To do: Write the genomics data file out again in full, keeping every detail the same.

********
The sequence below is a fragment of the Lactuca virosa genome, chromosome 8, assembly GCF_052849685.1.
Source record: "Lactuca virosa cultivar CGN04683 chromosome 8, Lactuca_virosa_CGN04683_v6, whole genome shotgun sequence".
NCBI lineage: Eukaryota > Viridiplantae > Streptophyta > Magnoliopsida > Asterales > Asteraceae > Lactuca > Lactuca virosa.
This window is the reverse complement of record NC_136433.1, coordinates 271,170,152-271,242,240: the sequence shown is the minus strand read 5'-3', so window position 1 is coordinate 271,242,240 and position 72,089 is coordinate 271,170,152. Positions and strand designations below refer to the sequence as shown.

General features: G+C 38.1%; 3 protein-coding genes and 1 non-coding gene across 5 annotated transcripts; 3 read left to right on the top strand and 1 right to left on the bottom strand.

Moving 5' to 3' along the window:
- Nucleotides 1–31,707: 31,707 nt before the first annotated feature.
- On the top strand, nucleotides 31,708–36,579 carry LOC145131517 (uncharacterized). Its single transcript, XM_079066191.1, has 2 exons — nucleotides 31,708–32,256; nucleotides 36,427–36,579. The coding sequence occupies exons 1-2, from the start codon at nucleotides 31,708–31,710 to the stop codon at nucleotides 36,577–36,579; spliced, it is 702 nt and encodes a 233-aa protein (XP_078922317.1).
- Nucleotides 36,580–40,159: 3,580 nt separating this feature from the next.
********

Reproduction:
The sequence below is a fragment of the Lactuca virosa genome, chromosome 8, assembly GCF_052849685.1.
Source record: "Lactuca virosa cultivar CGN04683 chromosome 8, Lactuca_virosa_CGN04683_v6, whole genome shotgun sequence".
NCBI lineage: Eukaryota > Viridiplantae > Streptophyta > Magnoliopsida > Asterales > Asteraceae > Lactuca > Lactuca virosa.
This window is the reverse complement of record NC_136433.1, coordinates 271,170,152-271,242,240: the sequence shown is the minus strand read 5'-3', so window position 1 is coordinate 271,242,240 and position 72,089 is coordinate 271,170,152. Positions and strand designations below refer to the sequence as shown.

General features: G+C 38.1%; 3 protein-coding genes and 1 non-coding gene across 5 annotated transcripts; 3 read left to right on the top strand and 1 right to left on the bottom strand.

Moving 5' to 3' along the window:
- Nucleotides 1–31,707: 31,707 nt before the first annotated feature.
- On the top strand, nucleotides 31,708–36,579 carry LOC145131517 (uncharacterized). Its single transcript, XM_079066191.1, has 2 exons — nucleotides 31,708–32,256; nucleotides 36,427–36,579. The coding sequence occupies exons 1-2, from the start codon at nucleotides 31,708–31,710 to the stop codon at nucleotides 36,577–36,579; spliced, it is 702 nt and encodes a 233-aa protein (XP_078922317.1).
- Nucleotides 36,580–40,159: 3,580 nt separating this feature from the next.